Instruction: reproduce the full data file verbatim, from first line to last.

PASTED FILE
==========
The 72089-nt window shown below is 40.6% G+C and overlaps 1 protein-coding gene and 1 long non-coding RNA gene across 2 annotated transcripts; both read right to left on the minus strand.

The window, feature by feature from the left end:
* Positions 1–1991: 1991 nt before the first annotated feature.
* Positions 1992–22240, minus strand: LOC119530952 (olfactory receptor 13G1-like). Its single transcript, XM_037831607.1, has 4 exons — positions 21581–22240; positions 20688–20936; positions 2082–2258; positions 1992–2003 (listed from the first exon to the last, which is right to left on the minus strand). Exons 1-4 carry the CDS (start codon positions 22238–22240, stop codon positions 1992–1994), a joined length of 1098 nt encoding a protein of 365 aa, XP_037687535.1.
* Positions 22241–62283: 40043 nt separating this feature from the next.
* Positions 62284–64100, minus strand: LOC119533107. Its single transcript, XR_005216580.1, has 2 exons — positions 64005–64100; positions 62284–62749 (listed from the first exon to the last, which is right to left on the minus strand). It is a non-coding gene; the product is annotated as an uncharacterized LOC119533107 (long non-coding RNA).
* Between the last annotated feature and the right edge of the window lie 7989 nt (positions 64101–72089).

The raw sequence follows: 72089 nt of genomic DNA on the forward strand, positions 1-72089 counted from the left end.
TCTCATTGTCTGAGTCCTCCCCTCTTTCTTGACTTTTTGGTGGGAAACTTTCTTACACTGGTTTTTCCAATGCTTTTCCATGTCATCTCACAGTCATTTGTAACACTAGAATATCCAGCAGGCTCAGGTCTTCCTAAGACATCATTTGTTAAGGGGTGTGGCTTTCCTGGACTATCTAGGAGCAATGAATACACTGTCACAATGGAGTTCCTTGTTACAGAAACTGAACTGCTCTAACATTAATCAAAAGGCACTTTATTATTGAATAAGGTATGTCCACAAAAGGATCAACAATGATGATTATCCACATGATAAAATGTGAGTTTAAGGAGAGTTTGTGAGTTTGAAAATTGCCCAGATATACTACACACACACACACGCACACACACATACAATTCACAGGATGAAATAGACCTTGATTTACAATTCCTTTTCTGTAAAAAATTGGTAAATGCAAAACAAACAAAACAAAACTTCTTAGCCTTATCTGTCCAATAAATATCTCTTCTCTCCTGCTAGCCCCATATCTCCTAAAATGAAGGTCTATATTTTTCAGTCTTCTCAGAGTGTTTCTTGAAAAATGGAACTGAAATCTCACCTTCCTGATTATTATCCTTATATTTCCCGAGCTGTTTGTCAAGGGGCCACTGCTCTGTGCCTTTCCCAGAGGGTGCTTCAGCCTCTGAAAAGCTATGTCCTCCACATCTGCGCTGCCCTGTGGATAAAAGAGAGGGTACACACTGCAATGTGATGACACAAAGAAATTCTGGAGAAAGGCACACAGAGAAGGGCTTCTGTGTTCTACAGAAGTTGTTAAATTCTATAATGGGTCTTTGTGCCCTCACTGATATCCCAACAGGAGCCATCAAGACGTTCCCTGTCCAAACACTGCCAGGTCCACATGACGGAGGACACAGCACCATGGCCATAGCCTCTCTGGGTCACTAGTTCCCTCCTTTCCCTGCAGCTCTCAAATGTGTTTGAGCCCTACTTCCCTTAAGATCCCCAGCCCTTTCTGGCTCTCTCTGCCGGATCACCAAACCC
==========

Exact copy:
The 72089-nt window shown below is 40.6% G+C and overlaps 1 protein-coding gene and 1 long non-coding RNA gene across 2 annotated transcripts; both read right to left on the minus strand.

The window, feature by feature from the left end:
* Positions 1–1991: 1991 nt before the first annotated feature.
* Positions 1992–22240, minus strand: LOC119530952 (olfactory receptor 13G1-like). Its single transcript, XM_037831607.1, has 4 exons — positions 21581–22240; positions 20688–20936; positions 2082–2258; positions 1992–2003 (listed from the first exon to the last, which is right to left on the minus strand). Exons 1-4 carry the CDS (start codon positions 22238–22240, stop codon positions 1992–1994), a joined length of 1098 nt encoding a protein of 365 aa, XP_037687535.1.
* Positions 22241–62283: 40043 nt separating this feature from the next.
* Positions 62284–64100, minus strand: LOC119533107. Its single transcript, XR_005216580.1, has 2 exons — positions 64005–64100; positions 62284–62749 (listed from the first exon to the last, which is right to left on the minus strand). It is a non-coding gene; the product is annotated as an uncharacterized LOC119533107 (long non-coding RNA).
* Between the last annotated feature and the right edge of the window lie 7989 nt (positions 64101–72089).

The raw sequence follows: 72089 nt of genomic DNA on the forward strand, positions 1-72089 counted from the left end.
TCTCATTGTCTGAGTCCTCCCCTCTTTCTTGACTTTTTGGTGGGAAACTTTCTTACACTGGTTTTTCCAATGCTTTTCCATGTCATCTCACAGTCATTTGTAACACTAGAATATCCAGCAGGCTCAGGTCTTCCTAAGACATCATTTGTTAAGGGGTGTGGCTTTCCTGGACTATCTAGGAGCAATGAATACACTGTCACAATGGAGTTCCTTGTTACAGAAACTGAACTGCTCTAACATTAATCAAAAGGCACTTTATTATTGAATAAGGTATGTCCACAAAAGGATCAACAATGATGATTATCCACATGATAAAATGTGAGTTTAAGGAGAGTTTGTGAGTTTGAAAATTGCCCAGATATACTACACACACACACACGCACACACACATACAATTCACAGGATGAAATAGACCTTGATTTACAATTCCTTTTCTGTAAAAAATTGGTAAATGCAAAACAAACAAAACAAAACTTCTTAGCCTTATCTGTCCAATAAATATCTCTTCTCTCCTGCTAGCCCCATATCTCCTAAAATGAAGGTCTATATTTTTCAGTCTTCTCAGAGTGTTTCTTGAAAAATGGAACTGAAATCTCACCTTCCTGATTATTATCCTTATATTTCCCGAGCTGTTTGTCAAGGGGCCACTGCTCTGTGCCTTTCCCAGAGGGTGCTTCAGCCTCTGAAAAGCTATGTCCTCCACATCTGCGCTGCCCTGTGGATAAAAGAGAGGGTACACACTGCAATGTGATGACACAAAGAAATTCTGGAGAAAGGCACACAGAGAAGGGCTTCTGTGTTCTACAGAAGTTGTTAAATTCTATAATGGGTCTTTGTGCCCTCACTGATATCCCAACAGGAGCCATCAAGACGTTCCCTGTCCAAACACTGCCAGGTCCACATGACGGAGGACACAGCACCATGGCCATAGCCTCTCTGGGTCACTAGTTCCCTCCTTTCCCTGCAGCTCTCAAATGTGTTTGAGCCCTACTTCCCTTAAGATCCCCAGCCCTTTCTGGCTCTCTCTGCCGGATCACCAAACCC